character on "Veep" who isn't
flawlessly successful at navigating
the political machine.
Even at the wedding (which
is between Selina's director of
communications and a reporter),
politics rule. Groom Mike (Matt
Walsh, "'The Hangover") requires
the attendees to place their
phones in a bowl so the guests
are not distracted, but when Gary
gets a call during his speech,
chaos takes over. Thanks to a leak
from everyone's favorite piece of
garbage, Dan Egan, (Reid Scott,
"My Boys"), everyone learns that

the president will not be running
for reelection, and even in the
midst of Mike's wedding, the
politicians and staff can't help but
reach for their phones and keep
up with the news. But even Mike,
who is often the butt of the joke
for obsessing over his boat and his
(probably fake) dog, is energized
by the news. He graciously allows
his guests to grab their phones
out of the bowl and even engages
in some calls and news briefs
himself. Just like everyone else,
politics is his life.
The urgency of the presidential
campaign gives the season three
premiere a much-needed jolt.
While past episodes were always
strong, the humor often derived
from the claustrophobic setting
of Selina's office and the stagnant
opportunities. Dan and Amy were
antsy for promotions that meant
little, White House liason Jonah
(the fabulous Timothy Simons)
marched around the place like a
dictator and Selina had nothing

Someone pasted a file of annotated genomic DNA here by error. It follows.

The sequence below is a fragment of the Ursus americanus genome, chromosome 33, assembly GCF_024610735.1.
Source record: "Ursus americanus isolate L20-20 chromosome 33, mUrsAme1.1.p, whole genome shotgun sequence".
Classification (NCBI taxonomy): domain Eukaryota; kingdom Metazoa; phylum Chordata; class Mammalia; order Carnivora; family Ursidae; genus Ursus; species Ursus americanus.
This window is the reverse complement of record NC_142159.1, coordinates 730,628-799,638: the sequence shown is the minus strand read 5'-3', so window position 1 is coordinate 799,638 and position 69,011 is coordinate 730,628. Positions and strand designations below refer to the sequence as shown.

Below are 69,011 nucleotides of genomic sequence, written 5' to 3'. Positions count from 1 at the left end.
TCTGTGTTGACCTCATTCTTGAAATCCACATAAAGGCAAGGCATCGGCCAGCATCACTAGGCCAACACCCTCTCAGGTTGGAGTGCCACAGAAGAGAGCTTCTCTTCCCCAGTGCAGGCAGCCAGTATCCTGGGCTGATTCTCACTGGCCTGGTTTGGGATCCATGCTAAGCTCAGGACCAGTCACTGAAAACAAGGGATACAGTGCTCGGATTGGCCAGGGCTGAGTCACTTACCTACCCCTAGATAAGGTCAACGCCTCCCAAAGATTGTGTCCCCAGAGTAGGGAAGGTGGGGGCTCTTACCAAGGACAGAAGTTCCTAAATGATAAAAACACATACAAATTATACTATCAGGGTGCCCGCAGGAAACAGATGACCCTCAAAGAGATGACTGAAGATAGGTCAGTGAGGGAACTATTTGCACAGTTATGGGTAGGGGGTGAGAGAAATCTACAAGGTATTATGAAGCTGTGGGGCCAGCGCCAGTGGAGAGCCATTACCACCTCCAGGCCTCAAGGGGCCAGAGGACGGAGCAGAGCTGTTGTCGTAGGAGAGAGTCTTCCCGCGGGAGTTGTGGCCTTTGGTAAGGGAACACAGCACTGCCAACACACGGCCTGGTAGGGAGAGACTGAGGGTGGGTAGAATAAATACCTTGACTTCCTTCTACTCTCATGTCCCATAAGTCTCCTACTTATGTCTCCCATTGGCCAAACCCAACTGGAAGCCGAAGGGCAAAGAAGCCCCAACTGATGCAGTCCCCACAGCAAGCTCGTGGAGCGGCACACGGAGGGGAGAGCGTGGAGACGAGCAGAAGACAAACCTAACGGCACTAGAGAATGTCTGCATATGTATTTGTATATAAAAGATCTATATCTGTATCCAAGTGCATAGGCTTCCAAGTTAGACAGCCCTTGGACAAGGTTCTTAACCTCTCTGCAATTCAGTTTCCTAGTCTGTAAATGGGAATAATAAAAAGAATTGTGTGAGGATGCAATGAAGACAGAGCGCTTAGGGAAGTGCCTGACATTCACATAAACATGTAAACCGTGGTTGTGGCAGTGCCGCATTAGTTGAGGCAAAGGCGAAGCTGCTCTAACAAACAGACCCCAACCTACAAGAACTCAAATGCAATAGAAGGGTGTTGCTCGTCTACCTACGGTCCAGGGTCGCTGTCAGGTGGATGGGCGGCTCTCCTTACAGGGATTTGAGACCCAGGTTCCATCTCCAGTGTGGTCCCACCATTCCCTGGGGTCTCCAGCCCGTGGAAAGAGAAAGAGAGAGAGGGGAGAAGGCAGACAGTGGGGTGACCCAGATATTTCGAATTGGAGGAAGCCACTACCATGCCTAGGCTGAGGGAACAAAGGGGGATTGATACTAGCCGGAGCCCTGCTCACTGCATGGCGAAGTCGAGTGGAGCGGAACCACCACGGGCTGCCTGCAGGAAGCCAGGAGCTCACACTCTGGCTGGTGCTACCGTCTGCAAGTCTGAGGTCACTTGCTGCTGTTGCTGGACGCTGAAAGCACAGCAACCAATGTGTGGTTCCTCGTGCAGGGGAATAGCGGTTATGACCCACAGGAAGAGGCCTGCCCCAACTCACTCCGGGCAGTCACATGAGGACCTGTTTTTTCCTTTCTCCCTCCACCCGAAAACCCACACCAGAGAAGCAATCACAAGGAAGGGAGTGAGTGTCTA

better to do than spin around in
her office chair. But the ultimate
test of Selina's willpower and
political prowess comes from the
opportunity for real power. The
new sense of urgency is palpable
even in the premiere. This is
Selina's one chance at the throne,
and if she fails, the loyalty of Dan,
Amyand Garyis likelyto snap. But
as of right now, Selina's the golden
girl of D.C. and has the tenacity
and determination to make it
through this campaign. Whether
she succeedsor not, the results are
sure to be hilarious.

By REBECCA GODWIN
Daily Arts Writer
"Friends with Better Lives,"
which premiered last Monday
at 8:30 p.m. on CBS, follows six
very different
young friends
and their
constant Friends
tendency With
to compare
and despair. Better
Although Lives
the title of
the show Series
may seem to
suggest a story Premiere
about friends, CBS
the focus is far
more centered
on their various rocky romantic
relationships.
The characters, set up to be
friends from college living in
the same unspecified city, have
arrived at very different phases
of life. There is the married
couple and new parents, bored
with their (non-existent) sex-
life, who feel their days of youth
moving further away, and their
counterpart, a hot new couple,
played by Brooklyn Decker and
Rick Donald. Both are made
to look like they just stepped
on a Hawaiian beach after a
day of surfing and sunbathing.
While Decker sometimes
feels more like a prop than an
actress, Donald's character, an

Austral
spiritua
intellig
bag and
laugh.
"I su
remark
a stere
people
humort
audienc
shows
is a str
very mu
general